That question alone can have substantial effects on treatment decisions, since those who attribute newfound emotion to a return of depression will likely return to the medication while those who recognize withdrawal effects while tapering can learn to navigate and ride those out.

While interpretations of medical usage are widely diverse, there are some standing patterns worth acknowledging. As psychiatrist Peter Breggin famously said, if something bad is happening, it tends to be attributed to the underlying disorder, and if something good is happening, it tends to be attributed to the medication.

I saw this in my own interviews. When asked whether she attributes emotional turbulence to the depression or the medication, one woman told me, “I usually just think it’s the depression.”

No question, some hold the opposite kind of bias — seeing all problems as arising from a particular drug rather than appreciating the impact of an underlying condition. But this seems a rarity compared with those who are positively biased toward pills.

Although it’s well known that all drugs have side effects, Dr. David Healy from the U.K. notes that “people often don’t link the effect they are experiencing to starting, stopping or changing the dose of a drug.”

Given the widespread confusion on this point, Healy is one of a growing group of researchers working to create resources for people wanting to assess how likely it is their problem is “caused by stopping or starting a prescription drug.”

That awareness is important, once again, to inform skillful treatment adjustments. In the absence of an awareness of the true impact of a particular medical treatment, people may end up staying on something for years that is causing some significant side effects.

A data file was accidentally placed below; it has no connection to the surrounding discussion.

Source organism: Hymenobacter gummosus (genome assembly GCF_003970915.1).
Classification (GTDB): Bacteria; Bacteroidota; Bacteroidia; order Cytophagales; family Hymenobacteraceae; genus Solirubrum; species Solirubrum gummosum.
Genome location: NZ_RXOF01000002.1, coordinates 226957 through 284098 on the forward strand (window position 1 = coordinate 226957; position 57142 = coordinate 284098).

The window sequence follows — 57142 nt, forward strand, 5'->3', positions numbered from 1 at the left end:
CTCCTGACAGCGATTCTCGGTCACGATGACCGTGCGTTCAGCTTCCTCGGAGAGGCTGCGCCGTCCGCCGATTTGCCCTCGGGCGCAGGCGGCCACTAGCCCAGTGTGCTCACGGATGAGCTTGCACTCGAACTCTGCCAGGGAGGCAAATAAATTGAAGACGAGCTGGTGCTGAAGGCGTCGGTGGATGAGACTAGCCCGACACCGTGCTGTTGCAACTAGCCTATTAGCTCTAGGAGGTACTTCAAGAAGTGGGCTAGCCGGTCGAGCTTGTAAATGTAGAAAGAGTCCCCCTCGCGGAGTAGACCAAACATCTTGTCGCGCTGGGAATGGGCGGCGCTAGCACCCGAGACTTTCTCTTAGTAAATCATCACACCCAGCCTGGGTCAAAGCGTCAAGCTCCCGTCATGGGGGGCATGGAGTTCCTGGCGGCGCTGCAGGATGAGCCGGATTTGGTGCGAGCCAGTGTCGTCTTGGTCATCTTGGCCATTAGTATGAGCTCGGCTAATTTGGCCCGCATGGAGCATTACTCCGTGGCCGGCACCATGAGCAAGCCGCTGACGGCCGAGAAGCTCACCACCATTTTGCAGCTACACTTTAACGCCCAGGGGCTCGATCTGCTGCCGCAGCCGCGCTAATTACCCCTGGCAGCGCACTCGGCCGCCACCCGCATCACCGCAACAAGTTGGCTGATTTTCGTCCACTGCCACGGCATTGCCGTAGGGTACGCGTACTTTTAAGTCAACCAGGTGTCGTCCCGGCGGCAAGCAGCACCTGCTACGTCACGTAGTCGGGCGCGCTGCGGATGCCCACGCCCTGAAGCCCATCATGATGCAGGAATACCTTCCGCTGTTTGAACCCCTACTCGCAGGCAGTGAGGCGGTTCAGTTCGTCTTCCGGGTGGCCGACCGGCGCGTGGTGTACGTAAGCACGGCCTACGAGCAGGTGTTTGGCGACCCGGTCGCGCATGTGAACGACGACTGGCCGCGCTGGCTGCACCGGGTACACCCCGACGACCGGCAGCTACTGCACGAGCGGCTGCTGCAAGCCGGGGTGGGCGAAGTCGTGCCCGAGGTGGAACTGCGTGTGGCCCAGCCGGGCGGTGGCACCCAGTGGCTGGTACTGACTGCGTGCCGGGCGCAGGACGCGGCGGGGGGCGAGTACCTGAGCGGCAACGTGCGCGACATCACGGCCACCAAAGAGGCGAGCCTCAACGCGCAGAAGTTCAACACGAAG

To take a rare example, a certain percentage of people have experienced alcohol dependence following antidepressant treatment over the weeks and months that follow. But as study authors point out, “Few people realize this can happen and as a result doctors will usually try to keep the person on their antidepressant in the belief that it may stem from an underlying depression, when in fact stopping the antidepressant can clear up the problem within days.”

As another example, sexual side effects are common with antidepressants — Healy notes that nearly all people taking antidepressants experience such side effects, either during SSRI treatment or after it, yet there is remarkably little awareness of what role the medication itself could be playing. Despite at least 29 studies on the phenomenon since it was first reported in 2006, many people still struggle to recognize the impact of treatment in their own relationships.

So much of this confusion makes sense, given how consuming depression can be for anyone. Across interviews, I understood well why people would do anything to reduce pain and find relief. The intensity of the emotional burden can lead many to conclude the benefits of this kind of treatment outweigh any risks.

As symptoms and circumstances keep changing, this is a determination that people often revisit — aided by any clarity they can find about what comes from the medication itself. Consulting lists of antidepressant side effects and withdrawal effects is a good starting point, along with consulting people and professionals we trust.

None of this is easy. As those facing depression seek ways to deepen their own healing, they deserve our compassion, respect and support in any way they need.

Jacob Hess has a Ph.D. in clinical-community psychology from the University of Illinois, Urbana-Champaign, with a research focus on long-term outcomes of depression treatment. Over the past decade, he has worked to help create online tools and resources for those seeking deeper, more lasting healing from depression, anxiety and pornography addiction.